I am a breastfeeding mother and i want to know if it is safe to use Di Huang? Is Di Huang safe for nursing mother and child? Does Di Huang extracts into breast milk? Does Di Huang has any long term or short term side effects on infants? Can Di Huang influence milk supply or can Di Huang decrease milk supply in lactating mothers?
- DrLact safety Score for Di Huang is 3 out of 8 which is considered Low Risk as per our analyses.
- A safety Score of 3 indicates that usage of Di Huang may cause some minor side effects in breastfed baby.
- Our study of different scientific research indicates that Di Huang may cause moderate to no side effects in lactating mother.
- Most of scientific studies and research papers declaring usage of Di Huang low risk in breastfeeding are based on normal dosage and may not hold true for higher dosage.
- While using Di Huang We suggest monitoring child for possible reactions. It is also important to understand that side effects vary largely based on age of breastfed child and time of medication in addition to dosage.
- Score calculated using the DrLact safety Version 1.2 model, this score ranges from 0 to 8 and measures overall safety of drug in lactation. Scores are primarily calculated using publicly available case studies, research papers, other scientific journals and publically available data.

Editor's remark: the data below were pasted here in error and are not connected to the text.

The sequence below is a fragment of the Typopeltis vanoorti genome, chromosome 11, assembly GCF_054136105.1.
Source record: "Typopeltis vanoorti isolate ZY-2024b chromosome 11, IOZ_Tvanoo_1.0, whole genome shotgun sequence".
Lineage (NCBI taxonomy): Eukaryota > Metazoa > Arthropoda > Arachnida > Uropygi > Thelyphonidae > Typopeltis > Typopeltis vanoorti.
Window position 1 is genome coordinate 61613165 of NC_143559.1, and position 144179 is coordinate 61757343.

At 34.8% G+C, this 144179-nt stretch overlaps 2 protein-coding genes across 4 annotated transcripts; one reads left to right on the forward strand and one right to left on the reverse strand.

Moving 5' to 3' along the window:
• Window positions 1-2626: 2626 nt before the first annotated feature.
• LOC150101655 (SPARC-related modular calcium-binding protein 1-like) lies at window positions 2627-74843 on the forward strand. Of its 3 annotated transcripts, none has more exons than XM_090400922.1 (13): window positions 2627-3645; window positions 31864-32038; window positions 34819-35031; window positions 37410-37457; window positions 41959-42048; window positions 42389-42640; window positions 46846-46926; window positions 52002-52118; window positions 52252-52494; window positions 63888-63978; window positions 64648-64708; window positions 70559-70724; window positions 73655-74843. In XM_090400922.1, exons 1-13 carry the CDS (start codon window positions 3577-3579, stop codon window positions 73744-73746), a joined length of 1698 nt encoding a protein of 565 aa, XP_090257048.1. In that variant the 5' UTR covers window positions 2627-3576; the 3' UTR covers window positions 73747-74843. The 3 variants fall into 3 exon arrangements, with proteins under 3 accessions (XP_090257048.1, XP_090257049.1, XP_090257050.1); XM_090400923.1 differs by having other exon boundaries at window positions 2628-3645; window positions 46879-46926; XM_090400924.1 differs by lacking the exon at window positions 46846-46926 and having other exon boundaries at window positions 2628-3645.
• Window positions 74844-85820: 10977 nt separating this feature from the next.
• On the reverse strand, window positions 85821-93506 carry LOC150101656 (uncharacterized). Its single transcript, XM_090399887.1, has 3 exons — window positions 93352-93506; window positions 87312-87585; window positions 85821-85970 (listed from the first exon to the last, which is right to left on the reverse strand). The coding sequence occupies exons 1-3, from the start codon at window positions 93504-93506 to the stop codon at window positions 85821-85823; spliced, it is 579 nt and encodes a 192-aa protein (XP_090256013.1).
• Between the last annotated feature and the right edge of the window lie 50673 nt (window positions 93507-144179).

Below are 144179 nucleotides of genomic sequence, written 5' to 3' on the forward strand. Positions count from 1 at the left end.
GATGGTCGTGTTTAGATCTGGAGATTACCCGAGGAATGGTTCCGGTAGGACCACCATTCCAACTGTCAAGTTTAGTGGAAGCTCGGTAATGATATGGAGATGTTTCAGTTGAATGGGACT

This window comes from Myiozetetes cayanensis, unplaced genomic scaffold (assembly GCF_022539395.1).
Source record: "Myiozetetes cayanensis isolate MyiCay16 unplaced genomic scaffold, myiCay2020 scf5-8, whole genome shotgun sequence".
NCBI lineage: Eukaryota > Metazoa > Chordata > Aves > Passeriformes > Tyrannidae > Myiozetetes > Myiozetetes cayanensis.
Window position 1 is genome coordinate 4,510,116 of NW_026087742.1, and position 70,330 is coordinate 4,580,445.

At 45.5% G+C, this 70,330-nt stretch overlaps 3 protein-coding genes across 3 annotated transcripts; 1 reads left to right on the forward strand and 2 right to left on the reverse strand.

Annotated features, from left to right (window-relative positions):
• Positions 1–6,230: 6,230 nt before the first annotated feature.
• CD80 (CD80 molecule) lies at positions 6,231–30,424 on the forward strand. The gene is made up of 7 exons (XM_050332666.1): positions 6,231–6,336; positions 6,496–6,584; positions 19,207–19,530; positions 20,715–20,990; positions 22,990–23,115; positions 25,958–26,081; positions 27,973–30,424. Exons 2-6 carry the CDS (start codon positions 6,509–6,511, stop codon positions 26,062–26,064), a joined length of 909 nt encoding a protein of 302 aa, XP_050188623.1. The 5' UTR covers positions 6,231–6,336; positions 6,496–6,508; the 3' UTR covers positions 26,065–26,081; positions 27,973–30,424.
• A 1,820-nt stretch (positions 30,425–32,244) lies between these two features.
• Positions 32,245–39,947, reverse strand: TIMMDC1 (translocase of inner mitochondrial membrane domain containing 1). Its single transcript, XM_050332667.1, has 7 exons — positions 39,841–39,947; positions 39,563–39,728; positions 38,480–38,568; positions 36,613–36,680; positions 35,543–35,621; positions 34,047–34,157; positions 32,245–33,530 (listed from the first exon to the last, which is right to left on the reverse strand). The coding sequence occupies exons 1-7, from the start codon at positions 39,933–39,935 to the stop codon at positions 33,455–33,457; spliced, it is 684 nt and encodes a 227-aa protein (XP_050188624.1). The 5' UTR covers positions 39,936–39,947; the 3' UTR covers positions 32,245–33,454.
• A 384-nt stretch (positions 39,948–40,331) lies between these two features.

Herbaceous plant native to China. Traditional Chinese medicine uses roots and tuber rhizomes in dried form (gan), fresh or raw (shen or sheng) or preparations (shu), attributing to it various properties, none of which have been scientifically proven (WHO 2007: p.283-295, Wong 1997). Since the last update we have not found published data on its excretion in breast milk. Free of toxicity (WHO 2007: p.283-295), moderate consumption during breastfeeding would have little or no risk. Precautions when taking plant preparations: 1. Ensure that they are from a reliable source: poisoning has occurred due to confusing one plant with another with toxic properties, as well as poisoning from heavy metals extracted from the ground and food poisoning due to contamination with bacteria or fungi. 2. Do not take in large amounts; follow recommendations from professional experts in phytotherapy. "Natural" products are not always good in any quantity: plants contain active substances from which much of our traditional pharmacopoeia has been obtained and can result in poisoning or act as endocrine disruptors if taken in excessive amounts or time periods.
: Information presented in this database is not meant as a substitute for professional judgment. You should consult your healthcare provider for breastfeeding advice related to your particular situation. We do not warrant or assume any liability or responsibility for the accuracy or completeness of the information on this Site.